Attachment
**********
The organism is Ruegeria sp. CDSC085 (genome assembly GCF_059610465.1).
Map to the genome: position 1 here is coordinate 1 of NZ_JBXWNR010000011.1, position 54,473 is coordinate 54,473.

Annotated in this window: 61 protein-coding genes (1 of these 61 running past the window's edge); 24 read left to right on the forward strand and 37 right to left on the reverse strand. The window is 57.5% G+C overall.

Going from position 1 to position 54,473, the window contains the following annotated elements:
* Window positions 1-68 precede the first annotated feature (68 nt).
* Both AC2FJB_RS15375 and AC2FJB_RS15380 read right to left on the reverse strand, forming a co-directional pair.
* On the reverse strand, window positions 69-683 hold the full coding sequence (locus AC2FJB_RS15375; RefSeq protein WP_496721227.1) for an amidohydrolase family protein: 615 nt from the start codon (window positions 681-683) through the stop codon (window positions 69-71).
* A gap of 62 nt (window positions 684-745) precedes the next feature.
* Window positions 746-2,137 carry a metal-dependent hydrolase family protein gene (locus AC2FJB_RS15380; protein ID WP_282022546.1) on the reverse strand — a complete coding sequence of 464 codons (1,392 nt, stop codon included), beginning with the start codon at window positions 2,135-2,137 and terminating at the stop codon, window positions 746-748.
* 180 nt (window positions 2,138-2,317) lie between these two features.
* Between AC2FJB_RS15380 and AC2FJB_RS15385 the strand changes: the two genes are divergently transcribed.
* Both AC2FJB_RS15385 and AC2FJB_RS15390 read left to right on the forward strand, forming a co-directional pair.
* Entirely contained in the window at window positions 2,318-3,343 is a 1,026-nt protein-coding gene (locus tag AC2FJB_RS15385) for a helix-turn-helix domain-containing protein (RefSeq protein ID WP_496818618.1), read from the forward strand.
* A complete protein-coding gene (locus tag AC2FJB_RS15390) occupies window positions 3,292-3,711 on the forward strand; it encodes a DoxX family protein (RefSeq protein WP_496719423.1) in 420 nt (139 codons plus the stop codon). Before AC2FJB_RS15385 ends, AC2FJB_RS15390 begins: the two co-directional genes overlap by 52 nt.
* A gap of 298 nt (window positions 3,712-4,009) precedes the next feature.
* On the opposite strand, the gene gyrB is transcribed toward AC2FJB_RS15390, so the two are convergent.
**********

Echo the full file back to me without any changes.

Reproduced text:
The organism is Ruegeria sp. CDSC085 (genome assembly GCF_059610465.1).
Map to the genome: position 1 here is coordinate 1 of NZ_JBXWNR010000011.1, position 54,473 is coordinate 54,473.

Annotated in this window: 61 protein-coding genes (1 of these 61 running past the window's edge); 24 read left to right on the forward strand and 37 right to left on the reverse strand. The window is 57.5% G+C overall.

Going from position 1 to position 54,473, the window contains the following annotated elements:
* Window positions 1-68 precede the first annotated feature (68 nt).
* Both AC2FJB_RS15375 and AC2FJB_RS15380 read right to left on the reverse strand, forming a co-directional pair.
* On the reverse strand, window positions 69-683 hold the full coding sequence (locus AC2FJB_RS15375; RefSeq protein WP_496721227.1) for an amidohydrolase family protein: 615 nt from the start codon (window positions 681-683) through the stop codon (window positions 69-71).
* A gap of 62 nt (window positions 684-745) precedes the next feature.
* Window positions 746-2,137 carry a metal-dependent hydrolase family protein gene (locus AC2FJB_RS15380; protein ID WP_282022546.1) on the reverse strand — a complete coding sequence of 464 codons (1,392 nt, stop codon included), beginning with the start codon at window positions 2,135-2,137 and terminating at the stop codon, window positions 746-748.
* 180 nt (window positions 2,138-2,317) lie between these two features.
* Between AC2FJB_RS15380 and AC2FJB_RS15385 the strand changes: the two genes are divergently transcribed.
* Both AC2FJB_RS15385 and AC2FJB_RS15390 read left to right on the forward strand, forming a co-directional pair.
* Entirely contained in the window at window positions 2,318-3,343 is a 1,026-nt protein-coding gene (locus tag AC2FJB_RS15385) for a helix-turn-helix domain-containing protein (RefSeq protein ID WP_496818618.1), read from the forward strand.
* A complete protein-coding gene (locus tag AC2FJB_RS15390) occupies window positions 3,292-3,711 on the forward strand; it encodes a DoxX family protein (RefSeq protein WP_496719423.1) in 420 nt (139 codons plus the stop codon). Before AC2FJB_RS15385 ends, AC2FJB_RS15390 begins: the two co-directional genes overlap by 52 nt.
* A gap of 298 nt (window positions 3,712-4,009) precedes the next feature.
* On the opposite strand, the gene gyrB is transcribed toward AC2FJB_RS15390, so the two are convergent.